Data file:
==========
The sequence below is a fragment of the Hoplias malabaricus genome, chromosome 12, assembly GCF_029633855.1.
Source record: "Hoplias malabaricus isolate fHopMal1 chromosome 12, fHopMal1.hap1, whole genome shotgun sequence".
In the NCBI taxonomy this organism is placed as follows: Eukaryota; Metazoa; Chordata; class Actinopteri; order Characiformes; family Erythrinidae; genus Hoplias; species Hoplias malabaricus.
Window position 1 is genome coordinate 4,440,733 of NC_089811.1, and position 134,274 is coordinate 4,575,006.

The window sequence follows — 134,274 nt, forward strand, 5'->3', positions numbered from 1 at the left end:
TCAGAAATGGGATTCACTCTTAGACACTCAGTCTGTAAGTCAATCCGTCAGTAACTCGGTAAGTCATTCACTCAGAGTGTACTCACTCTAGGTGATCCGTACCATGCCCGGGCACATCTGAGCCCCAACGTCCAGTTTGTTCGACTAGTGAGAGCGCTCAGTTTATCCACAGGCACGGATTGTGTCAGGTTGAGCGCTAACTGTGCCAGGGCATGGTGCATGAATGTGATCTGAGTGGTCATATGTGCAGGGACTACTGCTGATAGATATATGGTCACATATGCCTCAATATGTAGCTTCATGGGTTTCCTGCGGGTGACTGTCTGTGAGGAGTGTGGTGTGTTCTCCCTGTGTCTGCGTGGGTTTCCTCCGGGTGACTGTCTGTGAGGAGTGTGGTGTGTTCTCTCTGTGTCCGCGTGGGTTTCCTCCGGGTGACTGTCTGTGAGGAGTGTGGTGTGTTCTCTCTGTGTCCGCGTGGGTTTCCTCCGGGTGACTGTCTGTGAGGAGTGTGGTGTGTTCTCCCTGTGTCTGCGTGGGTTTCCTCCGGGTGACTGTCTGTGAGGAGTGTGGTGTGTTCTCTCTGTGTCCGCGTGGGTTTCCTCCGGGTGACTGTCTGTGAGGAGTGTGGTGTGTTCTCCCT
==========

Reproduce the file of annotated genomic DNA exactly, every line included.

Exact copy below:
The sequence below is a fragment of the Hoplias malabaricus genome, chromosome 12, assembly GCF_029633855.1.
Source record: "Hoplias malabaricus isolate fHopMal1 chromosome 12, fHopMal1.hap1, whole genome shotgun sequence".
In the NCBI taxonomy this organism is placed as follows: Eukaryota; Metazoa; Chordata; class Actinopteri; order Characiformes; family Erythrinidae; genus Hoplias; species Hoplias malabaricus.
Window position 1 is genome coordinate 4,440,733 of NC_089811.1, and position 134,274 is coordinate 4,575,006.

The window sequence follows — 134,274 nt, forward strand, 5'->3', positions numbered from 1 at the left end:
TCAGAAATGGGATTCACTCTTAGACACTCAGTCTGTAAGTCAATCCGTCAGTAACTCGGTAAGTCATTCACTCAGAGTGTACTCACTCTAGGTGATCCGTACCATGCCCGGGCACATCTGAGCCCCAACGTCCAGTTTGTTCGACTAGTGAGAGCGCTCAGTTTATCCACAGGCACGGATTGTGTCAGGTTGAGCGCTAACTGTGCCAGGGCATGGTGCATGAATGTGATCTGAGTGGTCATATGTGCAGGGACTACTGCTGATAGATATATGGTCACATATGCCTCAATATGTAGCTTCATGGGTTTCCTGCGGGTGACTGTCTGTGAGGAGTGTGGTGTGTTCTCCCTGTGTCTGCGTGGGTTTCCTCCGGGTGACTGTCTGTGAGGAGTGTGGTGTGTTCTCTCTGTGTCCGCGTGGGTTTCCTCCGGGTGACTGTCTGTGAGGAGTGTGGTGTGTTCTCTCTGTGTCCGCGTGGGTTTCCTCCGGGTGACTGTCTGTGAGGAGTGTGGTGTGTTCTCCCTGTGTCTGCGTGGGTTTCCTCCGGGTGACTGTCTGTGAGGAGTGTGGTGTGTTCTCTCTGTGTCCGCGTGGGTTTCCTCCGGGTGACTGTCTGTGAGGAGTGTGGTGTGTTCTCCCT